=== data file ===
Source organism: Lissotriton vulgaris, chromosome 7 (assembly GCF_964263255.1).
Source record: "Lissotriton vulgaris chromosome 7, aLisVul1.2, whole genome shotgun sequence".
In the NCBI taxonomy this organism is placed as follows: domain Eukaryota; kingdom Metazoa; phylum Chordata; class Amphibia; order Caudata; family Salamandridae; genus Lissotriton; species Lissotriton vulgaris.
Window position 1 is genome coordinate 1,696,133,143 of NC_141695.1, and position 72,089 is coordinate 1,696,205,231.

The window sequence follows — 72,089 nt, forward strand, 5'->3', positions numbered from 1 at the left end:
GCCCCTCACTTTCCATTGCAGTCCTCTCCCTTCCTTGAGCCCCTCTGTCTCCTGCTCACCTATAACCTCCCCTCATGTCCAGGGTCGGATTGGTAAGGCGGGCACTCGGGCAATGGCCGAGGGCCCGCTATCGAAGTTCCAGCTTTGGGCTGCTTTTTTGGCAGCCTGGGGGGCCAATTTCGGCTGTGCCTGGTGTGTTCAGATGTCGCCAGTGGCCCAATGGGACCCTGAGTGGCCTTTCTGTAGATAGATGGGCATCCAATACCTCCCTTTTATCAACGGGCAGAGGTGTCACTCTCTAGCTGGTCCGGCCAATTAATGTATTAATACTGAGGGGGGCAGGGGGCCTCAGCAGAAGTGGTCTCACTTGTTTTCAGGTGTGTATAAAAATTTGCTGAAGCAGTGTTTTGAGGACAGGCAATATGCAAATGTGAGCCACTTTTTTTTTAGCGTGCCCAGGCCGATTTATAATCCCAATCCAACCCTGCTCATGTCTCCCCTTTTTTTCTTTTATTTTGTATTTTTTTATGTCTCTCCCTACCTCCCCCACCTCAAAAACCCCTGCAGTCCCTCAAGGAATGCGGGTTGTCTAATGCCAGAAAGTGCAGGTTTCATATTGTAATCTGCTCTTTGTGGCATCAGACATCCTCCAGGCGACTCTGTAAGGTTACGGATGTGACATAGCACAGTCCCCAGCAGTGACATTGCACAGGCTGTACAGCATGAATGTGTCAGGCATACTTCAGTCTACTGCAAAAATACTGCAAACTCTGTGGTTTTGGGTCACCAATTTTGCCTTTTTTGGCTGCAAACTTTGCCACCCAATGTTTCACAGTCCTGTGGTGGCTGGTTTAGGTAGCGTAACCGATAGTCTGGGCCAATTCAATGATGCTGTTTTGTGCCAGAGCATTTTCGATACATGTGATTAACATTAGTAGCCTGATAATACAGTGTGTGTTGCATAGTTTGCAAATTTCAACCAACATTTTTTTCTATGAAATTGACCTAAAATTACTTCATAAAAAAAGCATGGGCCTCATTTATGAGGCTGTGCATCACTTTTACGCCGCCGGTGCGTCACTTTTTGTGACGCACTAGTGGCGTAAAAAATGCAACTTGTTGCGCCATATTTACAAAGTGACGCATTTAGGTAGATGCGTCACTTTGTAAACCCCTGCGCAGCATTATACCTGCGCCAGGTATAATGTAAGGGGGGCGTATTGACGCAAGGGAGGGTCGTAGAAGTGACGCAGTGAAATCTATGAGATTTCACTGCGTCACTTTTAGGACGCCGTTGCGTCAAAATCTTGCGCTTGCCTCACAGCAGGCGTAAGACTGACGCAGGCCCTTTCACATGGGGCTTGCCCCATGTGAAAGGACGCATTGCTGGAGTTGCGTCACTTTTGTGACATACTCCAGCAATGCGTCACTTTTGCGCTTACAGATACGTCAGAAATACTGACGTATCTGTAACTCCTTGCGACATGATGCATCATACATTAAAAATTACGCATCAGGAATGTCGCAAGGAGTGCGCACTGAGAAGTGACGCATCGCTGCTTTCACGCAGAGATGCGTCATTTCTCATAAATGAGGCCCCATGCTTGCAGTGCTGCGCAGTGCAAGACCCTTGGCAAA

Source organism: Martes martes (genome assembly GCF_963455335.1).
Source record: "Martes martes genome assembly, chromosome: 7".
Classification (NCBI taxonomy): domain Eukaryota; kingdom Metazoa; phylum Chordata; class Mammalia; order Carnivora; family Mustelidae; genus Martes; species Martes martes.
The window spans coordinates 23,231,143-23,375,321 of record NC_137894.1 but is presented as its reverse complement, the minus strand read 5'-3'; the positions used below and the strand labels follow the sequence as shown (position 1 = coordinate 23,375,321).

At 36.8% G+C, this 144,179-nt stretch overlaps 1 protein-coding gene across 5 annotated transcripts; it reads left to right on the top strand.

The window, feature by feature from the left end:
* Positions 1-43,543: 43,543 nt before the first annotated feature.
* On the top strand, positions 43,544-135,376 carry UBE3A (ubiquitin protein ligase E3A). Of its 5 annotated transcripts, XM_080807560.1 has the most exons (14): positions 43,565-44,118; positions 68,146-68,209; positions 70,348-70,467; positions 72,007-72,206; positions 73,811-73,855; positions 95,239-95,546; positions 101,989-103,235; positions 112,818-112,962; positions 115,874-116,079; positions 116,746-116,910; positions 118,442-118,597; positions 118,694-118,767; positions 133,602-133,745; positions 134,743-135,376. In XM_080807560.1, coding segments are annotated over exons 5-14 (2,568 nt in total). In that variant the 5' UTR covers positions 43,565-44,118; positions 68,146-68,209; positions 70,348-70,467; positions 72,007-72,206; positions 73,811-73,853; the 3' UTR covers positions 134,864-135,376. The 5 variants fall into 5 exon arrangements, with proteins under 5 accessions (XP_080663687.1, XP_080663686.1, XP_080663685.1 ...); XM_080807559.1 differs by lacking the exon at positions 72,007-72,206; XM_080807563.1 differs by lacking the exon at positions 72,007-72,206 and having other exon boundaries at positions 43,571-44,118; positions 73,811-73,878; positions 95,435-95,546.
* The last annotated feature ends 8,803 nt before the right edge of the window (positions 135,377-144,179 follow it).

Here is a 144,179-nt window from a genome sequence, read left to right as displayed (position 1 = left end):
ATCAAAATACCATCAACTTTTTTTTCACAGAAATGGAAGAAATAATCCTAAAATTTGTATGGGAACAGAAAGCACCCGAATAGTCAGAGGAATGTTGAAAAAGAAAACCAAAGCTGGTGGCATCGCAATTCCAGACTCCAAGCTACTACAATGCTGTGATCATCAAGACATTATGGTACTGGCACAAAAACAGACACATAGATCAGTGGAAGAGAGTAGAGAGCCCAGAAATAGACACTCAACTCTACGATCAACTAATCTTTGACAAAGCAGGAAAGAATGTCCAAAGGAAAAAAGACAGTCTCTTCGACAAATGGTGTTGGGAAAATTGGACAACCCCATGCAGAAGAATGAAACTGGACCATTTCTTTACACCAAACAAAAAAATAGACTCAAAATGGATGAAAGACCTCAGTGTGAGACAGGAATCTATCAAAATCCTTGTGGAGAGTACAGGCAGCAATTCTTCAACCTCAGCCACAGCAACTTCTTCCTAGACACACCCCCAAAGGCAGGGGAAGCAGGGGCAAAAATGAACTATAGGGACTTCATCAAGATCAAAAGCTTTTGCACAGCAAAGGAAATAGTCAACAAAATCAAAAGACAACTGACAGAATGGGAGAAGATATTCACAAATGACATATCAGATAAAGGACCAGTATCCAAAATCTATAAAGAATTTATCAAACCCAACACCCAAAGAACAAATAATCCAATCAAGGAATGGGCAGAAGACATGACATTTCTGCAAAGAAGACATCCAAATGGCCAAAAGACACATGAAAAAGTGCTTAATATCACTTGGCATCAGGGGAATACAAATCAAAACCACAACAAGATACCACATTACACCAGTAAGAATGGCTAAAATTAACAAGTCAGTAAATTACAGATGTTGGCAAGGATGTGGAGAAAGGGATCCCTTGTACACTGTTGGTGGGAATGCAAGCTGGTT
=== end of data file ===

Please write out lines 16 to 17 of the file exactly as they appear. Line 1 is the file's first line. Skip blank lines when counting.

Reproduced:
Here is a 144,179-nt window from a genome sequence, read left to right as displayed (position 1 = left end):
ATCAAAATACCATCAACTTTTTTTTCACAGAAATGGAAGAAATAATCCTAAAATTTGTATGGGAACAGAAAGCACCCGAATAGTCAGAGGAATGTTGAAAAAGAAAACCAAAGCTGGTGGCATCGCAATTCCAGACTCCAAGCTACTACAATGCTGTGATCATCAAGACATTATGGTACTGGCACAAAAACAGACACATAGATCAGTGGAAGAGAGTAGAGAGCCCAGAAATAGACACTCAACTCTACGATCAACTAATCTTTGACAAAGCAGGAAAGAATGTCCAAAGGAAAAAAGACAGTCTCTTCGACAAATGGTGTTGGGAAAATTGGACAACCCCATGCAGAAGAATGAAACTGGACCATTTCTTTACACCAAACAAAAAAATAGACTCAAAATGGATGAAAGACCTCAGTGTGAGACAGGAATCTATCAAAATCCTTGTGGAGAGTACAGGCAGCAATTCTTCAACCTCAGCCACAGCAACTTCTTCCTAGACACACCCCCAAAGGCAGGGGAAGCAGGGGCAAAAATGAACTATAGGGACTTCATCAAGATCAAAAGCTTTTGCACAGCAAAGGAAATAGTCAACAAAATCAAAAGACAACTGACAGAATGGGAGAAGATATTCACAAATGACATATCAGATAAAGGACCAGTATCCAAAATCTATAAAGAATTTATCAAACCCAACACCCAAAGAACAAATAATCCAATCAAGGAATGGGCAGAAGACATGACATTTCTGCAAAGAAGACATCCAAATGGCCAAAAGACACATGAAAAAGTGCTTAATATCACTTGGCATCAGGGGAATACAAATCAAAACCACAACAAGATACCACATTACACCAGTAAGAATGGCTAAAATTAACAAGTCAGTAAATTACAGATGTTGGCAAGGATGTGGAGAAAGGGATCCCTTGTACACTGTTGGTGGGAATGCAAGCTGGTT